Hello, bird enthusiasts!
If you find yourself in the beautiful state of Wyoming, you’re in for a treat.
With its diverse landscapes and abundant wildlife, Wyoming is a haven for birdwatchers.
From majestic raptors soaring through the skies to colorful songbirds gracing the trees, this state is home to a remarkable variety of avian species.
In this article, we will explore 15 common birds that you’re likely to encounter during your birding adventures in Wyoming.
So grab your binoculars and let’s dive into the fascinating world of Wyoming’s feathered residents!
If you don’t have the time to read the whole article, check out this video for a quick understanding.
Most Common Birds in Wyoming
1. American Robin
American Robin is a well-known bird and is a year-round resident in the northern part of the country and a seasonal guest in the southern half.
This bird is 10 inches long with a lengthy tail and a plump appearance from beak tip to tail tip.
They have straight and narrow, with a curved tip.
Their Upperparts are gray-brown, with a reddish-orange breast.
They are seen in Woodlands, farmlands, urban parks, and lawns are all examples of open spaces.
These birds are widespread in the United States. Winters in Central America.
Mexico, North America, and They can be seen hopping around yards hunting for food.
One of the earliest signs of spring in the north is their caroling song.
On the lawn, there are worms and other creatures.
Fruits from a feeder or the ground are eaten by them.
Tiny fruits from trees and shrubs can be eaten.
Below are the characteristics of the American Robin,
|Scientific Name||Turdus migratorius|
|Length||9-11 inches (22-28 cm)|
|Weight||2.7-3 ounces (77-85 grams)|
|Wingspan||12-16 inches (31-41 cm)|
|Habitat||Woodlands, gardens, open areas|
|Food||Insects, earthworms, berries|
2. Red-winged Blackbird
The red-winged blackbird’s all-black plumage, aside from the bright red and yellow patches on their shoulder, make them easy to see.
Females have a drab coloration contrasted with the males’ streaky brown coloring.
They are usually observed perched on telephone wires, and males will aggressively defend their territory during mating season, even assaulting anyone who strays too close to the nest.
In the winter season, they fly in huge flocks.
They tend to eat a lot from platform feeders. Unfortunately, flocks of them occasionally appear at feeders and swiftly consume seed.
They are amongst the most common dwellers in North America.
Below are the characteristics of the Red-winged Blackbird,
|Scientific Name||Agelaius phoeniceus|
|Length||7-9 inches (18-23 cm)|
|Weight||1.4-2.7 ounces (40-77 grams)|
|Wingspan||12-15 inches (30-38 cm)|
|Habitat||Wetlands, marshes, grasslands|
|Food||Insects, seeds, grains|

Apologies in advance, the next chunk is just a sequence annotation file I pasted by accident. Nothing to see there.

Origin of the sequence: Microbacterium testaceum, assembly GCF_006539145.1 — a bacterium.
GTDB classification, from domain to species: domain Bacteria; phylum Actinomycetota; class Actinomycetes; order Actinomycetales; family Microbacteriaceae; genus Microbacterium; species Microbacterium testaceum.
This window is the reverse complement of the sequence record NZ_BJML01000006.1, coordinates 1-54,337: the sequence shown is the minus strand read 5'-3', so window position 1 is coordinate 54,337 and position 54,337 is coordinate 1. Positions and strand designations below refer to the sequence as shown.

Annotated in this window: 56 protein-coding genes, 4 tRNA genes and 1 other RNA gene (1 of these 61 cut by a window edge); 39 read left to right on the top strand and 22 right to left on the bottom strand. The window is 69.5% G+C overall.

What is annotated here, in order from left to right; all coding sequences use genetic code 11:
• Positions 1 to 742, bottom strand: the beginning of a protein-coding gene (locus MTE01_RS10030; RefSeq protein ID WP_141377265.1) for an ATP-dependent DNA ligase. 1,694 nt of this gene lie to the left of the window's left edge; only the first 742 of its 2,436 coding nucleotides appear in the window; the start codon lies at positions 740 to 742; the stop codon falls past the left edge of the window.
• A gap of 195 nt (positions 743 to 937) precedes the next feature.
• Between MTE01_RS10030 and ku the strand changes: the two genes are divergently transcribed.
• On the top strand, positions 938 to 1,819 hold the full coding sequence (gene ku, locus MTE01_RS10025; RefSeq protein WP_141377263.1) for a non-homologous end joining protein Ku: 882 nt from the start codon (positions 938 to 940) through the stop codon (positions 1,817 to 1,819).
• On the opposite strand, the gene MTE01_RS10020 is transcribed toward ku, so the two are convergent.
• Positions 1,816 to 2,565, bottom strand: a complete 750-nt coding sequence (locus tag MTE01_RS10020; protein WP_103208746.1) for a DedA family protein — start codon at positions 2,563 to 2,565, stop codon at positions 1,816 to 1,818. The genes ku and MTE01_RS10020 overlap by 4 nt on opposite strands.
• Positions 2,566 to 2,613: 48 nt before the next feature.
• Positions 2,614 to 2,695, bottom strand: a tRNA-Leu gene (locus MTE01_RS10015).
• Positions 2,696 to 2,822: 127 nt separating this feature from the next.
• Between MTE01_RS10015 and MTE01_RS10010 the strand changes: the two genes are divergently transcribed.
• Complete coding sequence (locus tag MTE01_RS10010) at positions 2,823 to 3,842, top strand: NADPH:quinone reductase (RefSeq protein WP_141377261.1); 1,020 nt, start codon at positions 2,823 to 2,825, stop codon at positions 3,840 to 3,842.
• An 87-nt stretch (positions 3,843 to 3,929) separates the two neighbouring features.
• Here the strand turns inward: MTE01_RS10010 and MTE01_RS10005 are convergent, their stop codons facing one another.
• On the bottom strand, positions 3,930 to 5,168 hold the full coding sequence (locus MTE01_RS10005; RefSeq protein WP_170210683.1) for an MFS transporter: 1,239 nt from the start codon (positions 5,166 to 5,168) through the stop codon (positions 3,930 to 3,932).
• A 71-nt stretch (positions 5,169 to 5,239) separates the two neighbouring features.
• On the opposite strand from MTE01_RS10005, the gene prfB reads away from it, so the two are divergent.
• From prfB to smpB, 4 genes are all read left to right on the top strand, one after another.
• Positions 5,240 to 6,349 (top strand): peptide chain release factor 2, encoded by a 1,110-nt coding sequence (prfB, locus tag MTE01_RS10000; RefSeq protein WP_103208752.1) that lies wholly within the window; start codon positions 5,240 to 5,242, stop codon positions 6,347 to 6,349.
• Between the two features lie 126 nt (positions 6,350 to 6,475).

3. Downy Woodpecker
Downy Woodpeckers have a broad white stripe on their backs and black wings with a checkered pattern of white squares that goes across the wings like small checker stripes.
They feature short, notched tails that are black on top and white below, as well as a pristine white breast and underbelly.
These birds have black bills that are straight, slender, and medium in length.
They are the tiniest North American woodpeckers, measuring 5.5–6.7 inches in length and 9.8–11.8 inches in wingspan.
Downy Woodpeckers prefer deciduous trees, although they may be found in almost any open forest with plenty of grass and weeds.
They travel a great deal, spending more time in gardens, parks, and yards.
Suet, crushed corn, and peanuts are preferred by these birds.
Below are the characteristics of the Downy Woodpecker,
|Scientific Name||Picoides pubescens|
|Length||5.5-6.7 inches (14-17 cm)|
|Weight||0.7-1.0 ounces (20-28 grams)|
|Wingspan||9.8-11.8 inches (25-30 cm)|
|Habitat||Forests, woodlands, parks|
|Food||Insects, larvae, seeds|
4. Pine Siskin
Pine Siskins are little finch relatives with strongly pointed beaks.
They have brown and white streaks all over their bodies and resemble female house finches.
The Pine Siskin, on the other hand, will always have yellow throughout its wings and sides of its tail.
They are considered migratory and might wander each winter sporadically in search of rich seed crops, with conifer seeds being their preferred dietary source.
Pine Siskins are little birds with brown and yellow stripes on their wings and tails.
They have a beak having a fork-like shape. During the fall season, they can be commonly observed in Wyoming.
The wings are sharp and pointed, with a beak. They nest in Canada and tend to spend their winters in the United States, but because their migration is reliant on pine cone yields, they may not migrate in some years.
Some birds, on the other hand, spend their entire lives in the western pine forests.
Pine Siskins consume seeds from pine trees, but they also eat immature buds and pollen from grasses and weeds, as their name indicates.
Backyards may attract Pine Siskins using thistle and nyjer feeders and suet.
Below are the characteristics of the Pine Siskin,
|Scientific Name||Spinus pinus|
|Length||4.7-5.9 inches (12-15 cm)|
|Weight||0.4-0.6 ounces (11-17 grams)|
|Wingspan||7.9-9.1 inches (20-23 cm)|
|Habitat||Forests, coniferous forests|
|Food||Seeds, especially conifer seeds|
5. Red-breasted Nuthatch
The backs of Red-breasted Nuthatches are grey and blue, and their wings and tails are short, with a deeper grey at the wing.
This bird’s underside and breast have a smooth, cinnamon hue that extends up into the face.
These birds have a mix of white, grey, and light blue on their cheeks, as well as a black eyestripe and a black cap that curves down to the nape of the neck.
The beaks of these birds are long and straight, with some brighter colors and a small upward curve on the bottom half.
Females will have lighter breasts and underbelly than males.